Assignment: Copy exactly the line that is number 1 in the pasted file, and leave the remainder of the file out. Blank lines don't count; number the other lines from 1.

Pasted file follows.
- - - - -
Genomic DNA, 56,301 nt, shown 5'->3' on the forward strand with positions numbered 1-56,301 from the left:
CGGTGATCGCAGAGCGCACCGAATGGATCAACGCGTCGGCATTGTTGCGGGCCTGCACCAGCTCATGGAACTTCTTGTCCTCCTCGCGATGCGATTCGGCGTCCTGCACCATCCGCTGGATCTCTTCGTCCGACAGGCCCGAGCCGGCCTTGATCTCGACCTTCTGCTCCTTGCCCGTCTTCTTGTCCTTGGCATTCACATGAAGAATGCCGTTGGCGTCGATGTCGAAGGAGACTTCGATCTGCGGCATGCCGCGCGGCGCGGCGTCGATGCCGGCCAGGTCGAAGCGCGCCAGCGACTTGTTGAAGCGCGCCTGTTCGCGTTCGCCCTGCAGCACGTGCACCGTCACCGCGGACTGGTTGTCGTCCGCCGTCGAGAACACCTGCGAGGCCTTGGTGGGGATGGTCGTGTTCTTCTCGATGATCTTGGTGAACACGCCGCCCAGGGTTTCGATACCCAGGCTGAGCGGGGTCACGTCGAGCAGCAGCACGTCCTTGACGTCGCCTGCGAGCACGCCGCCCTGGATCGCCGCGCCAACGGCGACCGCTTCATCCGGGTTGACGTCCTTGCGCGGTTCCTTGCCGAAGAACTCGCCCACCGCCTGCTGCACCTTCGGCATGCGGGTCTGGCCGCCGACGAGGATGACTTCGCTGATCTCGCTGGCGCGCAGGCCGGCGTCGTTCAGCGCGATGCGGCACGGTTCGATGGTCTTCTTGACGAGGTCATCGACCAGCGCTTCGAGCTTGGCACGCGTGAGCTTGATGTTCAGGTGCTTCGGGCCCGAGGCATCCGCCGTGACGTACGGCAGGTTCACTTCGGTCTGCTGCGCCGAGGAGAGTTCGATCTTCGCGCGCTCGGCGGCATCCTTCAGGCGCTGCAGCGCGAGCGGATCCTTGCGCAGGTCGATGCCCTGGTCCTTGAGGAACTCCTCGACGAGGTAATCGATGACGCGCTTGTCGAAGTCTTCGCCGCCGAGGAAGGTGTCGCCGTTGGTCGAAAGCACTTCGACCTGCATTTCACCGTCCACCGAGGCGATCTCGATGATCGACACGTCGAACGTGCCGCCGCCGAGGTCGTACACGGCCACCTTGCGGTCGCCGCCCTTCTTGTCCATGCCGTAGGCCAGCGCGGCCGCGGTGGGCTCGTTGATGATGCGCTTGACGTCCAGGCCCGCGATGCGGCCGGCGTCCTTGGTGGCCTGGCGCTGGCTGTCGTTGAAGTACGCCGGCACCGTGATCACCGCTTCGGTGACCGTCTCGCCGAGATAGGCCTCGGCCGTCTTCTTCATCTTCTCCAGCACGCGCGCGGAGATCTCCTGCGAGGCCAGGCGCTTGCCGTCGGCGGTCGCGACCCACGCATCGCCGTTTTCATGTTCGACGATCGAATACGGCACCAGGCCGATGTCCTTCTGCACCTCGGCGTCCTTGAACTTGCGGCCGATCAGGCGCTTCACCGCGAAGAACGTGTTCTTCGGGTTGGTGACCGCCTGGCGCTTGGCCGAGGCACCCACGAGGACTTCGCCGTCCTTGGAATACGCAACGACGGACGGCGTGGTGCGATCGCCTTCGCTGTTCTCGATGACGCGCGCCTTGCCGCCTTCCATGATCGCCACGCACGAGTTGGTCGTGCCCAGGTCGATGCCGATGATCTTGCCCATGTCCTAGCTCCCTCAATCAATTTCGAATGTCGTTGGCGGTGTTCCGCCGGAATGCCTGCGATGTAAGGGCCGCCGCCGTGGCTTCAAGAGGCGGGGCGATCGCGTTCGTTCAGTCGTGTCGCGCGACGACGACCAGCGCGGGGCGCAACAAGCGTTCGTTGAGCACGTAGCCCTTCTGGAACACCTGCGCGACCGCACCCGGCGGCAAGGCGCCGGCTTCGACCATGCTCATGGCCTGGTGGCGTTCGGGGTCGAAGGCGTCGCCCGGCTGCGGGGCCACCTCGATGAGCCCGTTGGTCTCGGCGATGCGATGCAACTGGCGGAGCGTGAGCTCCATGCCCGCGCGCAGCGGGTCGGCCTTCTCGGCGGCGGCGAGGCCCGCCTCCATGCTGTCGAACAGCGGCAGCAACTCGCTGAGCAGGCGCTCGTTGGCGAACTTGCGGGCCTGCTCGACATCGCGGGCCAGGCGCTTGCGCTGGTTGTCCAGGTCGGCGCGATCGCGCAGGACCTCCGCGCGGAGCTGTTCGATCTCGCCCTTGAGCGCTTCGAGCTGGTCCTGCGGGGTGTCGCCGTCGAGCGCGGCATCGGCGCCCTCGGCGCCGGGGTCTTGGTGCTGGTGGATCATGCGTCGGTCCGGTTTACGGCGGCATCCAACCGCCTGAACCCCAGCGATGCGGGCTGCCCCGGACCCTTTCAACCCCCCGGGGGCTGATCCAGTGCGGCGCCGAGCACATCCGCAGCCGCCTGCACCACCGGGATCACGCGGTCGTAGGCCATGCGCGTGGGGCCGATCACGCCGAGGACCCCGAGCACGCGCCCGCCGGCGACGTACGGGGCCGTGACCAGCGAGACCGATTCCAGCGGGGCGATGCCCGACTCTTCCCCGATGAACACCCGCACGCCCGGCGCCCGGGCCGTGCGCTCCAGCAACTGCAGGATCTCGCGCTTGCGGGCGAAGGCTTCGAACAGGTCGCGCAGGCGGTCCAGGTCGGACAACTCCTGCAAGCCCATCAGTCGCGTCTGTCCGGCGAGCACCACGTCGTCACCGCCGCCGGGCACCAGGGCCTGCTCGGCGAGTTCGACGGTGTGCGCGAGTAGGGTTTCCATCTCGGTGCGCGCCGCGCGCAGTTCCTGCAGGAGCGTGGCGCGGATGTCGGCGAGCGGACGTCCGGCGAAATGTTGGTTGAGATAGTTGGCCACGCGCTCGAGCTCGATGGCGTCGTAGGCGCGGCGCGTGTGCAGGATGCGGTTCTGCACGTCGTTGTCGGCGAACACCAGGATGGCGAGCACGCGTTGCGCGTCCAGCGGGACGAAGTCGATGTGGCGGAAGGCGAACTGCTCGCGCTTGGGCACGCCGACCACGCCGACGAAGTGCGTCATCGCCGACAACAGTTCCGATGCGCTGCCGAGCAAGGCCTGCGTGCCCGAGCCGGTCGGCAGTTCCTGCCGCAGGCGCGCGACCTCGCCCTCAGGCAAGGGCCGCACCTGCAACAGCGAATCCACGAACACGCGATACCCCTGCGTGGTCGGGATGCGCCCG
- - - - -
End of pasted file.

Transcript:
Genomic DNA, 56,301 nt, shown 5'->3' on the forward strand with positions numbered 1-56,301 from the left: